Professor of English and Comparative Literature and Chair of Comparative Literature Department at Juliet A. Williams, associate Professor, Department of Women’s Studies at UCLA (University of California, Los Angeles).
1)- Hamid Dabashi, “Native informers and the making of the American empire,” Al-Ahram, 1-7 June 2006, Issue No. 797. http://weekly.ahram.org/2006/797/special.htm.
2)- See Ali Behdad, Belated Travelers: Orienalism in the Age of Colonial Dissolution, (Durham: Duke University Press, 1994).
3)- We borrow the term “experiential authority” from James Clifford who uses it to describe how authority is constructed in twentieth-century ethnography. See his “On Ethnographic authority” in Predicament of Culture: Twentieth-Century Ethnography, Literature, and Art,” (Cambridge: Harvard University Press, 1988), 21-54.
4)- Steven Mailloux, “Judging and Hoping: Rhetorical Effects of Reading about Reading,” in American Reception Studies: Reconsiderations and New Directions, eds. James Manchor and Philip Goldstein, (New York: Oxford University Press, 2008).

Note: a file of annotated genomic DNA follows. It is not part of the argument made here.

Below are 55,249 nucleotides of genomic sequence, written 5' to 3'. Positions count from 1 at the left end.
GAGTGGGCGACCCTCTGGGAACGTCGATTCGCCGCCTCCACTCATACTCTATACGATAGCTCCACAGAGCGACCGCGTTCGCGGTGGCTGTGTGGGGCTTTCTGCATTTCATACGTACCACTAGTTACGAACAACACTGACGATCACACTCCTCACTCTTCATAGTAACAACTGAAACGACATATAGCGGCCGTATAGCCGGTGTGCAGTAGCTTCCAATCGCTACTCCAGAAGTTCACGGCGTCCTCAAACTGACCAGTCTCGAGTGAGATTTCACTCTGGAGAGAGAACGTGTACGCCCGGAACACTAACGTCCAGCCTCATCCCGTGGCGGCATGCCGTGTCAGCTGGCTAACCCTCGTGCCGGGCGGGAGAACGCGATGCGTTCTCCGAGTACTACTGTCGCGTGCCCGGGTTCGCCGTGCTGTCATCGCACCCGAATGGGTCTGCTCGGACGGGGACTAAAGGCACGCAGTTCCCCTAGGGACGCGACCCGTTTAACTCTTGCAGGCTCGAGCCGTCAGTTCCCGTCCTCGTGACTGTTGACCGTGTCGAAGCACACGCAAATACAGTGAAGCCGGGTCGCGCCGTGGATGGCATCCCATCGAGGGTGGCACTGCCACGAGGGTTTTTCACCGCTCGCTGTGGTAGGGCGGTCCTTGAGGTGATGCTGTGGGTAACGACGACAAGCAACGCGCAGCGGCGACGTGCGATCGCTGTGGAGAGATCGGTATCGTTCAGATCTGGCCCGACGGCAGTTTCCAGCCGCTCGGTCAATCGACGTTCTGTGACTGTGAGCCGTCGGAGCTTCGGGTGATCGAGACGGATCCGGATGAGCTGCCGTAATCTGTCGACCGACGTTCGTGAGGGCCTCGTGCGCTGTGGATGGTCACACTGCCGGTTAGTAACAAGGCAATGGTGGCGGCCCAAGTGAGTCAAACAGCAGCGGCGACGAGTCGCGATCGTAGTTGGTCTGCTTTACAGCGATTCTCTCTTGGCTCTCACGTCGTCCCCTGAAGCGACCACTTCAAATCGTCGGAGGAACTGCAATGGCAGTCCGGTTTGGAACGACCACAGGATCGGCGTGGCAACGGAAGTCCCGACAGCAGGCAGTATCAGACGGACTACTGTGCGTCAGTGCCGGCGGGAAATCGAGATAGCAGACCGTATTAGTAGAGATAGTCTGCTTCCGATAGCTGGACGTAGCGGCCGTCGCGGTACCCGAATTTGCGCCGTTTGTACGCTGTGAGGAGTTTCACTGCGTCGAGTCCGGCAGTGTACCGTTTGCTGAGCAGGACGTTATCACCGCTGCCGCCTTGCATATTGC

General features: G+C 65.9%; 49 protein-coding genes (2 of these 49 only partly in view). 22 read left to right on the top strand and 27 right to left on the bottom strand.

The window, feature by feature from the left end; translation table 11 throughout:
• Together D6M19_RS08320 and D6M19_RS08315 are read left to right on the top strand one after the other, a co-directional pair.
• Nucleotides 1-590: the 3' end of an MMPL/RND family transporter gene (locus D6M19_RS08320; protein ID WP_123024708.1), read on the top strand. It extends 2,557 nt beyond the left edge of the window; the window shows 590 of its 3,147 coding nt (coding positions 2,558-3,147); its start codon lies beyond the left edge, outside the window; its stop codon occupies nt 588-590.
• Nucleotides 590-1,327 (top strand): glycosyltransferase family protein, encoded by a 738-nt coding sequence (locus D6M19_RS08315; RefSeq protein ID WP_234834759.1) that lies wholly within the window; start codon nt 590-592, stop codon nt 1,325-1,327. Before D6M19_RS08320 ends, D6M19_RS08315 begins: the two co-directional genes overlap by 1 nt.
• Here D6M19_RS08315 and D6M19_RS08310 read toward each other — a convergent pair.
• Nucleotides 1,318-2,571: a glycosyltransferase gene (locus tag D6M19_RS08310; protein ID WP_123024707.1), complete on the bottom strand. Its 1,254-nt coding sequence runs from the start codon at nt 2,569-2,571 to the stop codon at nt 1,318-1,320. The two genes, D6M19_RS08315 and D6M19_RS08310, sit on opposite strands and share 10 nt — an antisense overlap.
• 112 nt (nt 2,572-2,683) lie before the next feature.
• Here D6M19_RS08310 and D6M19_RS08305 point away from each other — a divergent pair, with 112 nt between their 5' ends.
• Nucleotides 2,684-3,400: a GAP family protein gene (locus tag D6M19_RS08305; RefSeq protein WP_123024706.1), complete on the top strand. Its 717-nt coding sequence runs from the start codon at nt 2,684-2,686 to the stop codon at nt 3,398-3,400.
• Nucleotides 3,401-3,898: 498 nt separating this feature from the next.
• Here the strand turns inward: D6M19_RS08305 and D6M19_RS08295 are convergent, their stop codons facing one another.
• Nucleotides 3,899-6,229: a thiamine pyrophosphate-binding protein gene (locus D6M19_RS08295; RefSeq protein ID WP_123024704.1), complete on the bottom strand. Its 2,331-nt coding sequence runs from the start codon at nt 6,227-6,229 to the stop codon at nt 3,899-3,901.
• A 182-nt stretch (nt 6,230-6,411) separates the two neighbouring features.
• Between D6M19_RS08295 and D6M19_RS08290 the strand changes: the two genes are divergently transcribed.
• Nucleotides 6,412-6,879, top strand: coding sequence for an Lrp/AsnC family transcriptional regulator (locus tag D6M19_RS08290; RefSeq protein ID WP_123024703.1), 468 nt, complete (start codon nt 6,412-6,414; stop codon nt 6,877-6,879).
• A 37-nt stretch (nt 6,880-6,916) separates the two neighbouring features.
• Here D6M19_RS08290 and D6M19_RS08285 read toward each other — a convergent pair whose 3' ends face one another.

5)- Susan Stanford Friedman, “Unthinking Manifest Destiny: Muslim Modernities on Three Continents,” in American Literature and the Planet, eds. Lawrence Buell and Wai-Chee Dimock, (Princeton: Princeton University Press, 2007).
6)- John Carlos Rowe, “Reading Reading Lolita in Tehran in Idaho,” American Quarterly, 2007, 258.
7)- Dag Taustad, “Neo-Orientalism and the new barbarism thesis: aspects of symbolic violence in the Middle East conflict(s),” Third World Quarterly, Vol. 24, No. 24, 2003, 591. Though used in the context of the Middle East, Tuastad borrows the term from Paul Richards. See the latter’s Fighting for the Rain Forest: War, Youth & Resources in Sierra Leone, (Oxford: James Currey, 1996).
8)- Parvin Paidar, “Feminism and Islam in Iran,” in Gendering the Middle East: Emerging Perpectives, ed. Deniz Kandiyoti, (Syracuse: Syracuse University Press, 1996), 51-68.
9)- “The War on Terror, Feminist Orientalism and Orientalist Feminism: Case Studies of Two North American Bestsellers,” Critique: Critical Middle Eastern Studies, Vol. 14, No. 2, Summer 2005, 233.
10)- Travel Book Review, May 24, 2007, http://roadjunky.com/article/720/reading-lolita-in-tehran-by-azar-nafisi .
* We Are Standing Outside Time, published on the occasion of the exhibition: THE STATE OF ‘IN-BETWEEN’ IN CONTEMPORARY IRANIAN ART, curated by Julia Allerstorfer, Atelierhaus Salzamt, Linz, Austria 2012